Interest in the material culture of modernism and the re-discovery of under-appreciated icons of post-war design have thus coincided with the appearance of the café-club – a place which combines gastronomical and entertainment activities with rich programs of cultural events and social initiatives. Café-clubs have become a natural environment containing furniture and objects inspired by modernism, with artistically ambitious posters for cultural events hanging on the walls. Café-clubs hold events dedicated to architecture, and the most interesting books and magazines (from the perspective of both their design and their content) are available on the bookshelves of café-clubs – anyone who comes for a cup of coffee can take one to read. Thus, there has been a return to the phenomenon of the café as a place for social initiatives, events and cultural discussions, as well as a space whose appearance is designed by local artists. The staple of this phenomenon is the reference to the Polish modernist tradition of the 1950s and 60s – on both the everyday level (in the basic set-up of the café-club) and the aesthetic level (in the return to designs and forms of the thaw period).
 A. Strzemińska, J. Mencwel, K. J. Olesińska, „Kawiarnie kultury. Diagnoza”. Raport z badania, http://stocznia.w1.laboratorium.ee/wp-content/uploads/2014/01/Kawiarnie_..., s. 3.
 J. Kusiak, W. Kacperski, Kioski z wódką i demokracją. Polityczna historia warszawskich „kawiarni obywatelskich” jako miejsc kształtowania się nowych ruchów miejskich i reprodukcji podziałów społecznych [w:] Chwała miasta, red. B. Świątkowska, Warszawa 2012, s. 138.
 W. Bryl-Roman, O racjonalną i piękną formę codzienności. Poodwilżowa nowoczesność „Projektu” [w:] Wizje nowoczesności. Lata 50. i 60. – wzornictwo, estetyka, styl życia, Materiały z sesji „Lata 50. i 60. w Polsce i na świecie: estetyka, wizje nowoczesności, styl życia.” Muzeum Narodowe w Warszawie, 15 kwietnia 2011, Muzeum Narodowe w Warszawie, Warszawa 2012, s. 64.
 Ibid., s. 132.
>Edgar Bąk works in the field of visual communication, concentrating primarily on visual identification and magazine layout. He also works on smaller projects, illustrations, posters and music album covers. Together with Charlotte West, he prepared Projekt: The Polish Journal of Visual Art and Design, which was published by Unit Editions, a London-based publishing house. Edgar Bąk has received many awards in Poland. The magazine WAW, for which Edgar is the art director, has gained international recognition, having received the "Merit Award" from the Society of Publishing Designers in New York.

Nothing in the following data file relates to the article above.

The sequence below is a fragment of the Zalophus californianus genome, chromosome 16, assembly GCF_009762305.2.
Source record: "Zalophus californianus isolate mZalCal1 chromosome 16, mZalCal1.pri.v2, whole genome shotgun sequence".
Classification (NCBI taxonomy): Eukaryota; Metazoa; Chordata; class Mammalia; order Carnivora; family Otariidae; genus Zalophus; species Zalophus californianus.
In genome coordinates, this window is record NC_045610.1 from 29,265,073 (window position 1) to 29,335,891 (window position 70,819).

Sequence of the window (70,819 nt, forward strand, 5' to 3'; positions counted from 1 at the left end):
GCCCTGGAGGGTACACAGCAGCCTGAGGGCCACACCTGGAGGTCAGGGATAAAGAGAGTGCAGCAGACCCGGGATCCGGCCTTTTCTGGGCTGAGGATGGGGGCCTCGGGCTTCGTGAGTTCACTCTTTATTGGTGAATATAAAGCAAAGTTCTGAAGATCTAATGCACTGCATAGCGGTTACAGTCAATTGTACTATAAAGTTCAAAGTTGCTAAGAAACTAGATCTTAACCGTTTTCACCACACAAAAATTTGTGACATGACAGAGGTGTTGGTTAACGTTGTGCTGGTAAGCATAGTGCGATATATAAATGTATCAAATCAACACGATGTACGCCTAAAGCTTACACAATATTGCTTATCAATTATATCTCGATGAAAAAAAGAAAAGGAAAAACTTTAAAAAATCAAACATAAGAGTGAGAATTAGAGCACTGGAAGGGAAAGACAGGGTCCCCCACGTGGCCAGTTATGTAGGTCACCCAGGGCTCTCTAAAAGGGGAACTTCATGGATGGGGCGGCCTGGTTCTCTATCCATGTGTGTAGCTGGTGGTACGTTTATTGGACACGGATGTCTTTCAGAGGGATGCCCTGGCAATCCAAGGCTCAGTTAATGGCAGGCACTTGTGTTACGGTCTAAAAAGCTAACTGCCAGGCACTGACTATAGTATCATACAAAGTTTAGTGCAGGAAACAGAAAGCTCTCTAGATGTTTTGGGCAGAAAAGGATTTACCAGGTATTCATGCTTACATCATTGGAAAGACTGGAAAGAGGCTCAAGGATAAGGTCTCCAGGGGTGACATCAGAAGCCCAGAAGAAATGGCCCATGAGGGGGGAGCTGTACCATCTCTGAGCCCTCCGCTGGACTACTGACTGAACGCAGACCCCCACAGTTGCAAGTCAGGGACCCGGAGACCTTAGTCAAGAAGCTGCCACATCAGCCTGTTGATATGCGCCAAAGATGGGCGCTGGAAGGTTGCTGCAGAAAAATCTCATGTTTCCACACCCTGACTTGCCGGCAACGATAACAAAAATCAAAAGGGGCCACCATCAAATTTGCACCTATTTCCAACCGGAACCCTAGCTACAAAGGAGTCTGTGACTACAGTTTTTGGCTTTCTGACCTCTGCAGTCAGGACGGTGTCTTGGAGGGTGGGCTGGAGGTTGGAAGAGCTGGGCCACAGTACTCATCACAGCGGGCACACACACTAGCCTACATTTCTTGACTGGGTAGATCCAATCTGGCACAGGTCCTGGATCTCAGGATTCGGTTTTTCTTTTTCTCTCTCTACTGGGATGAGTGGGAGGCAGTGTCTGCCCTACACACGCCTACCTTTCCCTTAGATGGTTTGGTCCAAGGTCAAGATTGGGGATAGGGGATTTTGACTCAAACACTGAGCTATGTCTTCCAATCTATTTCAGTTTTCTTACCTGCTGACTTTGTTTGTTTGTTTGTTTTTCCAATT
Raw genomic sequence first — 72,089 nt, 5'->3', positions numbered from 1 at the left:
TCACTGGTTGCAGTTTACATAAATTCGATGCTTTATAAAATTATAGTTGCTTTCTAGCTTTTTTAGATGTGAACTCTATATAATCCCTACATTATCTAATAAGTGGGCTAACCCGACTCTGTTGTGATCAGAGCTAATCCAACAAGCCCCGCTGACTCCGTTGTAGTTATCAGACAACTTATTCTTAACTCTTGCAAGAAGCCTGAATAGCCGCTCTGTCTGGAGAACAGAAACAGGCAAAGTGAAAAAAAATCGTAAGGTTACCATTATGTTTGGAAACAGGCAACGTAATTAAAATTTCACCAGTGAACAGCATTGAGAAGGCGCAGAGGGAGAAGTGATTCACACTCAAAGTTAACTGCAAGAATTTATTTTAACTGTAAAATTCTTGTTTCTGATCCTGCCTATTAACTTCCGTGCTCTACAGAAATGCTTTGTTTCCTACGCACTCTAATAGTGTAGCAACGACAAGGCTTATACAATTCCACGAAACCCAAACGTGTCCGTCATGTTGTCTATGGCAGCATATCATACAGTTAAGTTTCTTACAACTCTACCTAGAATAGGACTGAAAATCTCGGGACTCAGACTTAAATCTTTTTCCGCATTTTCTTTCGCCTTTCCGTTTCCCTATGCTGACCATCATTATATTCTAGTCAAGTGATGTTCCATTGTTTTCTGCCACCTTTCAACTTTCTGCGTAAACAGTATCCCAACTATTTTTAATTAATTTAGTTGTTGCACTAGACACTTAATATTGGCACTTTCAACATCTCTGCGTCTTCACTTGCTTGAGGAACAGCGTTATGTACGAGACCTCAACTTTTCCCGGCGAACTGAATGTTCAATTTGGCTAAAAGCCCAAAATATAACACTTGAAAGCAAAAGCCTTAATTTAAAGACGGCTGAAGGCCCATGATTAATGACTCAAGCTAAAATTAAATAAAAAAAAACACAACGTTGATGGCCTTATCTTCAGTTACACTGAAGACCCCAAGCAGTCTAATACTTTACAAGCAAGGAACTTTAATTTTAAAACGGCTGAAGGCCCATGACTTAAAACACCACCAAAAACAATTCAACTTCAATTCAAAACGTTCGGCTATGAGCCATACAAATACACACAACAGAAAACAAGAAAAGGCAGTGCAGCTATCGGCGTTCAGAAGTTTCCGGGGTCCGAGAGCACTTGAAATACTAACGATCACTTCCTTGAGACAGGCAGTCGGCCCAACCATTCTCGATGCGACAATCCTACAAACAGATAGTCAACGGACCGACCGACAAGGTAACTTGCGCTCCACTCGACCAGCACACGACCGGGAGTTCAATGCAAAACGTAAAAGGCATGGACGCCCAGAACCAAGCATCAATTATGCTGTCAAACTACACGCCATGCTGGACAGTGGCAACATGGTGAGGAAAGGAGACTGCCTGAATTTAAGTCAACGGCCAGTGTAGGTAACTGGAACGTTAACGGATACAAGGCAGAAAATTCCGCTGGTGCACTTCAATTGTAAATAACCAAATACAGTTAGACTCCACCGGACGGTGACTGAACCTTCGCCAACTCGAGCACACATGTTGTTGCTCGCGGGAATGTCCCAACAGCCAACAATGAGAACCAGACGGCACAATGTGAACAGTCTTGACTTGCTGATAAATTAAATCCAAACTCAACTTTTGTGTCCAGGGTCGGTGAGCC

Ola Niepsuj is a Warsaw-based graphic designer and illustrator. She combines collage, pencil, ink and paint with digital media to create humorous and eccentric images. She studied at the Academy of Fine Arts in Poland and Portugal. She designs posters, visual identities and infographics, while her illustrated commentaries have found their way into numerous Polish and international magazines, books, textbooks and children’s publications. Companies such as Nike, Converse, Braun, and Apple Polska have ordered illustrations from Ola.
Beza Projekt is a studio in Warsaw run by Anna Łoskiewicz and Zofia Strumiłło-Sukiennik. It focuses on product design as well as the production process of limited series. It also designs minor architectural elements such as playgrounds, artistic installations and furniture. Beza Projekt’s portfolio contains realizations of daring, non-standard product designs and concepts. As designers, Anna Łoskiewicz and Zofia Strumiłło-Sukiennik strive to free products from stereotypical solutions and to introduce innovative ways of thinking.
Agata Szydłowska studied art history at the University of Warsaw and the Graduate School for Social Research at the Institute of Philosophy and Sociology in the Polish Academy of Sciences. She lectures on the history of design at the School of Form in Poznań and the history of visual communication at the Polish-Japanese Academy of Computer Skills in Warsaw. She works as a curator for projects connected with design, and publishes texts about graphic design. She is the co-founder (with Rene Wawrzkiewicz) of Design Critique Platform.
Aleksandra Ubukata is an independent graphic designer and illustrator currently based in Tokyo. She is a graduate of the Academy of Fine Arts in Warsaw and Tama Art University in Tokyo. She is a coordinator and co-organizer of exhibitions and conferences dedicated to design, such as “Design for Freedom, Freedom in Design” at Claska Gallery in Tokyo, and curator of the “Poland Graphic Design” exhibition during Tokyo Passport at 3331 Chioyoda Art in Tokyo. She is a scholarship recipient from the Japanese government. Her design portfolio includes stamps for the Polish postal service and the visual information system for the Narita Airport in Tokyo.
Architect. Studied architecture at Technical University in Warsaw and Berlage Institute in Rotterdam. Together with Emiko Hayakawa, he runs his own practice in Tokyo. The most important recent projects include: House in the woods near Warsaw selected for the exhibition “For example. New Polish house” and newly opened art gallery Blum & Poe in Tokyo.